We’re going to tell you about the biggest lie floating around the Internet. No, it’s not the one about Khloe Kardashian’s real dad, or Beyoncé’s fake baby bump. This is some next level conspiracy theory stuff. Are you ready? Here it goes:
Contrary to what the internet says, you don’t need to write a long cover letter. In fact, you should never write a long cover letter. Ever. Why? Because no one wants to read a long cover letter. Long cover letters make hiring managers look through multiple paragraphs to find the skills necessary for the job. Short cover letters present the necessary skills to the hiring manager.
Here’s an example:
Subject: Social Media Marketing Coordinator with 3 Years of Experience
I’m writing in response to the opening for Social Media Marketing Coordinator at Dreamworks, and I believe this position will report to you.
I have three years of experience doing social media marketing for Disney Films, in which I helped grow Twitter followers from 60K to 1 million. I have strong problem-solving skills and experience managing campaigns from start to finish, both of which should make me an ideal candidate for this role.
I’ve attached my resume for your review and would love the chance to speak with you about this opportunity.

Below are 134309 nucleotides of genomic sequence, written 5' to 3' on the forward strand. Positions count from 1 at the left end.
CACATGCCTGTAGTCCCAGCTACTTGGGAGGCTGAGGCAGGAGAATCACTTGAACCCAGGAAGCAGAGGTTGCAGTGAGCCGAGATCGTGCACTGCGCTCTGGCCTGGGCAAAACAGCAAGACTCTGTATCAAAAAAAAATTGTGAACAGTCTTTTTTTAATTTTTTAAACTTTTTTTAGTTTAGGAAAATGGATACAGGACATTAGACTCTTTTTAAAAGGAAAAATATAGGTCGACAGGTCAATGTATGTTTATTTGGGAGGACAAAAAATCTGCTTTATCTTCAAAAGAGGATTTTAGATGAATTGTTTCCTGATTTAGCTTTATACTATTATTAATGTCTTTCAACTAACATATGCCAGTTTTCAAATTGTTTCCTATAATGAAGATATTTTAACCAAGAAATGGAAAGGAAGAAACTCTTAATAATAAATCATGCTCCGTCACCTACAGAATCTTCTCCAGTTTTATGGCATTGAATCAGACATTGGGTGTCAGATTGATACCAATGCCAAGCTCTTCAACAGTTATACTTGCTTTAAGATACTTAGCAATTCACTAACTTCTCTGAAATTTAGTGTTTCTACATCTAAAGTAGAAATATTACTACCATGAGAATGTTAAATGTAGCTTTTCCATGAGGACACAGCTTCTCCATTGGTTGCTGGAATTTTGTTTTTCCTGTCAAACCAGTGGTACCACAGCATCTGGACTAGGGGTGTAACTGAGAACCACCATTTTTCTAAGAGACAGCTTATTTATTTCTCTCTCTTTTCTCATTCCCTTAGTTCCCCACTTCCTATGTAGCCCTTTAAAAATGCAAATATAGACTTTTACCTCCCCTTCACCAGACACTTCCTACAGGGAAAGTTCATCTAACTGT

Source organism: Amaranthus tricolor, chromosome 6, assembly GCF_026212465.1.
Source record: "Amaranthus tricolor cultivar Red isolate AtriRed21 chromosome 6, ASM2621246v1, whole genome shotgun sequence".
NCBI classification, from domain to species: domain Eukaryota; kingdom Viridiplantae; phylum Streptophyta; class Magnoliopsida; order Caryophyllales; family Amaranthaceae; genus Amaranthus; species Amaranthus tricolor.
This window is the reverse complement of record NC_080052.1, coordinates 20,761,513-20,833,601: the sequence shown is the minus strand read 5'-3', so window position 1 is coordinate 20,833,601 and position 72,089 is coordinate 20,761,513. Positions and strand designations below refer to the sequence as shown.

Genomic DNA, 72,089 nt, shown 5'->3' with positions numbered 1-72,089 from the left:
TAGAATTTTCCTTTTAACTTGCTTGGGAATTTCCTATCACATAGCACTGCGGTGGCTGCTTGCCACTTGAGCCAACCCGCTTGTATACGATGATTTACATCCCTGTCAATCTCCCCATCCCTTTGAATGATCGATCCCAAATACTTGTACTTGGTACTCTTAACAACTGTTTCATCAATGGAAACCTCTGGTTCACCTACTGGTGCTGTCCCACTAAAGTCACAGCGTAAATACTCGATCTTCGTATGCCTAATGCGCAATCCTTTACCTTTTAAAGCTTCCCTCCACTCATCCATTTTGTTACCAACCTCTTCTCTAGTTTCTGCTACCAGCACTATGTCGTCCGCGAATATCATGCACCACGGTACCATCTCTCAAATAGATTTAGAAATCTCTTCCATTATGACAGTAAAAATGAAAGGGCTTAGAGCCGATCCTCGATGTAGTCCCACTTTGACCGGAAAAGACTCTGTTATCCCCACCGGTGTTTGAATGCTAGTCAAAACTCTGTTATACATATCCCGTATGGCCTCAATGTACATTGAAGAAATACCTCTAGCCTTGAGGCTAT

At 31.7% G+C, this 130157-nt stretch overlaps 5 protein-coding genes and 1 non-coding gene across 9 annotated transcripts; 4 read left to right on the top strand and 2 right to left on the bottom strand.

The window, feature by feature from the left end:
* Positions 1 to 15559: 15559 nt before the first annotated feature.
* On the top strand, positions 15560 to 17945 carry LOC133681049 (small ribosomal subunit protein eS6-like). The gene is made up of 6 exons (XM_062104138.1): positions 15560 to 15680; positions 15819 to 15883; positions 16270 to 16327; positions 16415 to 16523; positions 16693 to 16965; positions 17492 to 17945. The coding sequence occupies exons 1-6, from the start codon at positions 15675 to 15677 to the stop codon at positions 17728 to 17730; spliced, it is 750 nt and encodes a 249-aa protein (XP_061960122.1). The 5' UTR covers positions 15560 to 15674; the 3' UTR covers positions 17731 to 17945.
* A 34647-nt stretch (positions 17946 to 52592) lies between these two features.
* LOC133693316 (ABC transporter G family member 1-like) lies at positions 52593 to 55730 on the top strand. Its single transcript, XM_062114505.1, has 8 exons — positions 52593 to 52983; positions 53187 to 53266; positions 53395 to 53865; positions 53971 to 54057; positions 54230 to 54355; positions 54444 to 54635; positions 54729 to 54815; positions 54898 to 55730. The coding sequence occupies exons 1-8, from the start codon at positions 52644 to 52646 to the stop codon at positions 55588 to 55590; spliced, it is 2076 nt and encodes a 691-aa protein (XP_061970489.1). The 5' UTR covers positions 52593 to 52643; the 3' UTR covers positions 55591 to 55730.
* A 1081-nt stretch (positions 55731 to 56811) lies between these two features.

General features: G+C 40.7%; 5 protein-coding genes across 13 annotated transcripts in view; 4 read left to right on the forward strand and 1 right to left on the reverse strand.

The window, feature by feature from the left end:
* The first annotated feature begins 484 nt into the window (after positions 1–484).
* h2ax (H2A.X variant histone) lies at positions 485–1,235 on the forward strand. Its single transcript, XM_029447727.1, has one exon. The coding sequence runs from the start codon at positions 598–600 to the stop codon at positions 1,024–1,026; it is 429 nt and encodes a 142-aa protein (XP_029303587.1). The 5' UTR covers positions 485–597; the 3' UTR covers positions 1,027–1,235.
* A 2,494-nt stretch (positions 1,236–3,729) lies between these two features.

Why it works: It’s digestible. It takes Ariel’s skills and explains how those skills relate to the desired job. It calls the hiring manager to action and says “I’m the right person for this job.”
So, when you apply to your next job, resist the urge to tell the hiring manager about your camp counseling days, and keep your cover letter short, sweet, and to-the-point.
This article was originally published on The Politesse.
Photo: Alejandro Escamilla / Unsplash
Cover Letter Sample for a Resume
Do you need to write a cover letter for a job? You may feel as though the document is unnecessary since you already provide a resume with plenty of information. Not so! A cover letter serves an important purpose: it presents your case for why you should be hired. Your cover letter is where you can show your passion for the position or company, and highlight relevant qualifications.
Many employers require cover letters as part of the job application process.
However, even when an employer does not explicitly ask for a cover letter, you should send one. A strong cover letter can make your application stand out.
Read below for an example of a cover letter to send with a resume, plus tips for writing and sending a cover letter. Use the sample as a guide when you write your cover letter, remembering to tailor all the information to your own experiences and the specific position and company. Here are some cover letter tips.
Do Send a Cover Letter
Even when an employer does not directly ask for one, be sure to always to send a cover letter. The only time you do not want to send a letter is when a job listing explicitly says not to send one. In that situation, it's more important to follow the directions on the job listing.
Customize Each Letter
It might seem tedious, be it is important to customize each letter to fit the specific job you for which you are applying.
It will make your letter stand out.